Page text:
California voters this fall will likely wade through the longest list of state propositions since Bill Clinton was president, a sizable batch of proposed laws that is likely to spark a record amount of campaign spending.
A review of election records and interviews with almost a dozen political consultants confirms that as many as 18 propositions — from legalizing marijuana to redirecting the proceeds of a fee on paper bags — will land on the Nov. 8 statewide ballot.
"I think it's overwhelming," said Cristina Uribe, state director of the Ballot Initiative Strategy Center, a national nonprofit that advocates for politically progressive ballot measures.
This week marks an unofficial but closely watched deadline for backers of the fall's bumper crop of propositions. Campaigns will submit the final voter signatures gathered for initiatives, and elections officials will then need several weeks to verify those signatures. Secretary of State Alex Padilla must certify the final list by June 30.
There are a number of reasons for the glut of proposals, including a 2011 law that moved all ballot initiatives to November elections.
The 18 measures have the political or financial resources to make it to the ballot, but the final number depends on what happens over the next six weeks. The initiative process was loosened in 2014 for proponents to withdraw a fully vetted measure even after it earned a spot on the ballot.
It was a change designed to encourage compromise, but one that could also mean some of the proposals are little more than political bargaining chips.
"It injects a whole new level — a higher level — of negotiation, pressure and threats," said David Townsend, a longtime Democratic political consultant.
Of the 18 potential measures, seven have already earned a place on the November ballot. Nine more are in the process of signature verification and legislators are likely to craft the final proposal in the next few weeks.
One of the most prominent proposals won't finish its signature drive until late this week: Gov. Jerry Brown's measure to revamp prison parole and juvenile justice laws.
"We're cautiously optimistic," said Dan Newman, a spokesman for Brown's campaign.
Should the governor's team complete its work in time — and assuming the California Supreme Court removes a legal obstacle to his initiative — it will be the final piece of a complex puzzle of voter choices.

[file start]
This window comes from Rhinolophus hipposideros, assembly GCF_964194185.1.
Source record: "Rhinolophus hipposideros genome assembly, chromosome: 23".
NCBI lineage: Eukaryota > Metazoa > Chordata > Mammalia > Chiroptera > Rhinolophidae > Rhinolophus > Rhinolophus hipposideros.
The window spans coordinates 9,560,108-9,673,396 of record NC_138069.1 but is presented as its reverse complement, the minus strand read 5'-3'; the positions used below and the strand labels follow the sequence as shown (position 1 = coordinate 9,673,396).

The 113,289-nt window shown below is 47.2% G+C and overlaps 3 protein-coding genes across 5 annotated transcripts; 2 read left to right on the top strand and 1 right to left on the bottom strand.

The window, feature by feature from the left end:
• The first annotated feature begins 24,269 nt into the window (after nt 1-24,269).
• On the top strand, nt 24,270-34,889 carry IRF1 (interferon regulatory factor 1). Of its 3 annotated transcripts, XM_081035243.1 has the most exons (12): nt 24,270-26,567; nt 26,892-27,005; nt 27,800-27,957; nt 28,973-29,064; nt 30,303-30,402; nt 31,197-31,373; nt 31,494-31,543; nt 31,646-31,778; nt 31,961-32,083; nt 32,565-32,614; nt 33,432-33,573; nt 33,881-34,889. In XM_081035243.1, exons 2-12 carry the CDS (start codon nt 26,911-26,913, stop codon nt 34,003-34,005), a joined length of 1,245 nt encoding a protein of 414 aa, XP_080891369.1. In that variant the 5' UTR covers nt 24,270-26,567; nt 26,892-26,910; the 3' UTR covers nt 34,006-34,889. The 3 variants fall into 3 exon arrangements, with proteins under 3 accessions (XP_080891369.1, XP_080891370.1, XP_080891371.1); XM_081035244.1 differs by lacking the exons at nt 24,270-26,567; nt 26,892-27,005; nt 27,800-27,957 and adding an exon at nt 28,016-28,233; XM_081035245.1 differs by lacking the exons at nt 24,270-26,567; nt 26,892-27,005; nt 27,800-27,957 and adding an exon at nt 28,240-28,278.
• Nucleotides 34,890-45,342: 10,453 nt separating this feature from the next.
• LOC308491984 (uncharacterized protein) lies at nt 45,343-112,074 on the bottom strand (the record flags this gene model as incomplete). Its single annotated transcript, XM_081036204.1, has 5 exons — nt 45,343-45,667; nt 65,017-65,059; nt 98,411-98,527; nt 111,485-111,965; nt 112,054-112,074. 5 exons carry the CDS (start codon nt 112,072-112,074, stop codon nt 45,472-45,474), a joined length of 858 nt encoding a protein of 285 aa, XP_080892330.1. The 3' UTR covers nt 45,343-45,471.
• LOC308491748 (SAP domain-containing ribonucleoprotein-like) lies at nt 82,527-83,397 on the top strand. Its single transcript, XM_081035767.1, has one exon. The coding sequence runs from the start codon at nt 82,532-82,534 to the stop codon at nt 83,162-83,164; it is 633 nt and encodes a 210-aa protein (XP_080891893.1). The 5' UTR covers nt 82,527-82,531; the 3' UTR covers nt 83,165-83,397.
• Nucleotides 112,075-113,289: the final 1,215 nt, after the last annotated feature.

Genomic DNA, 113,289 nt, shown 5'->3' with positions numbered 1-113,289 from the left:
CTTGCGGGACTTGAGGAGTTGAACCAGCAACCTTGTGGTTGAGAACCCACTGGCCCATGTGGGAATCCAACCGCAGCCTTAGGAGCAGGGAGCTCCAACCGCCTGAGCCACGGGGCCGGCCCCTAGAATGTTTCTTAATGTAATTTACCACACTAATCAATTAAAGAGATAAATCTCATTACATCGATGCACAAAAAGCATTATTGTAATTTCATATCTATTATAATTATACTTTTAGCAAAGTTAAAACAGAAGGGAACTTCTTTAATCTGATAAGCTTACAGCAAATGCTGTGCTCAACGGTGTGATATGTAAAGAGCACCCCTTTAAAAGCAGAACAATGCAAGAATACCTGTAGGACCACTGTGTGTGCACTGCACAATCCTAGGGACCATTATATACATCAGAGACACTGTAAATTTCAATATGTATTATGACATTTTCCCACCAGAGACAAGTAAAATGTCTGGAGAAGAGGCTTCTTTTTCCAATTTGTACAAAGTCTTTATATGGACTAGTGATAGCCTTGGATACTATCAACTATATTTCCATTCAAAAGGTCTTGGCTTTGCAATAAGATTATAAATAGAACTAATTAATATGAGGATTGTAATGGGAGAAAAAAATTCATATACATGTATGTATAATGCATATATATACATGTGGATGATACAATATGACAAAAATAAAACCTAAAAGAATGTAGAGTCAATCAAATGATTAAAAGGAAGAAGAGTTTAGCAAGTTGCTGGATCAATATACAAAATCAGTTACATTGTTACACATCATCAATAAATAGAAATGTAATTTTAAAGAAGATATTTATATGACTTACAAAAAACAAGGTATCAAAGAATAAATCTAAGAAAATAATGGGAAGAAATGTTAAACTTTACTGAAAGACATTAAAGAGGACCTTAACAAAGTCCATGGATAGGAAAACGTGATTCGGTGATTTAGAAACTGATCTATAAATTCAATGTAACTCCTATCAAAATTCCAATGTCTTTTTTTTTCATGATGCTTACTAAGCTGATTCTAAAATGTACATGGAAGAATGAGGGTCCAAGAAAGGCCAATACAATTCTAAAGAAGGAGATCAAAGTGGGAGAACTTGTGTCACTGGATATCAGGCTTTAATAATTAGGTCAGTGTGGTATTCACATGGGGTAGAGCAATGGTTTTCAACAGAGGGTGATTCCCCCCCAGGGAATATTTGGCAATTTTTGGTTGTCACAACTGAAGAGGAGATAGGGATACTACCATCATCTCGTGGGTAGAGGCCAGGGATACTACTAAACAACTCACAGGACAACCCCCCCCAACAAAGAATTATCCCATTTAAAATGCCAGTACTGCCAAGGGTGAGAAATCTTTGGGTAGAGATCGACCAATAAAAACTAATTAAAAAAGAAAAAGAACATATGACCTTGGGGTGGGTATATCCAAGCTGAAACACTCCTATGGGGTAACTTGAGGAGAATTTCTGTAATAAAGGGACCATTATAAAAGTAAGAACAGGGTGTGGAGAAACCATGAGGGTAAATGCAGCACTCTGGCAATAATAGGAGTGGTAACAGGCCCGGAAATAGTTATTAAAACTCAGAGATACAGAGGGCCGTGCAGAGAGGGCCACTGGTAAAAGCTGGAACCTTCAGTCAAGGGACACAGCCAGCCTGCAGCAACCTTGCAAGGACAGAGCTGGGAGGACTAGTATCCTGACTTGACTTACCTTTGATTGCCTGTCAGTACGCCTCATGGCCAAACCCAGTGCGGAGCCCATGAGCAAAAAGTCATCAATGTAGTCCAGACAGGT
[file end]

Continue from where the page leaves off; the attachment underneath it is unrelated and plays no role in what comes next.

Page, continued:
"It's a really wide and varying ballot," said Fiona Hutton, a Los Angeles public affairs strategist who has worked on a number of statewide campaigns. "A lot of these are arcane policy questions."
Newsom also is the leading voice behind a November measure to impose new background checks on the sale of firearm ammunition. And he's a prominent supporter, along with billionaire activist Tom Steyer, of a ballot measure to raise California's tobacco tax by $2 per pack.
The tobacco tax campaign plans to submit its signatures by the end of the day on Monday.
Legislators, too, have added to the fall ballot's largesse. They have placed one proposal on the ballot for voters to repeal the provisions of the 1998 initiative that limited bilingual education, Proposition 227. Last week, lawmakers also moved forward on placing another measure on the ballot: an advisory measure on whether Congress should overturn the U.S. Supreme Court's 2010 ruling in the Citizens United case, a landmark decision that loosened campaign finance laws.
But even supporters have worried about adding it to the already long list of November propositions.
"We need to be very careful to not clutter the ballot," Assemblyman Matt Dababneh (D-Encino) said during debate on the measure last week.
There are no guarantees that voters will want, or be able, to make their way through all of the state propositions. New voters in particular may be overwhelmed by a ballot that could grow longer still in some California communities considering their own local measures. And even frequent voters may not remember California's longest ballots in recent times, from the 16 statewide measures in November 2004 to the 20 propositions on the ballot in March 2000.
"Unlike candidates, where there are signals around partisanship or ideology," said Uribe, "what we know is that if people don't know something or are confused, they are likely to skip it or just vote 'no'."
Some of the long list of viable propositions will have an easier time than others when it comes to voters grasping the impact.
Opponents of the death penalty, led by "MASH" actor Mike Farrell, appear to have gathered enough signatures on their initiative to repeal capital punishment. Pro-death penalty groups are poised to qualify a measure that would expedite the cases through the legal system.
Not all ballot measures will be as sweeping in their impact. One of the first to qualify was a proposed state law requiring actors in adult films to wear condoms during sex scenes, a proposition written by the Los Angeles based AIDS Healthcare Foundation.
Campaigns that began their signature-gathering process in just the last few months have paid a premium to make it to the ballot, in some cases offering petition circulators $5 or more for every voter signature collected.
"It's an unprecedented year for signature gathering," said Newman, the governor's initiative campaign spokesman.
And while groups ranging from educators to big business to government reformers are counting on voters weighing in, few dispute that the historic race to succeed President Obama will be the reason many show up and cast a ballot this fall.
They may be less enthused about then sorting through and answering 18 complicated policy questions.
"Once you get past the presidential," said Uribe, "many voters will call it a day."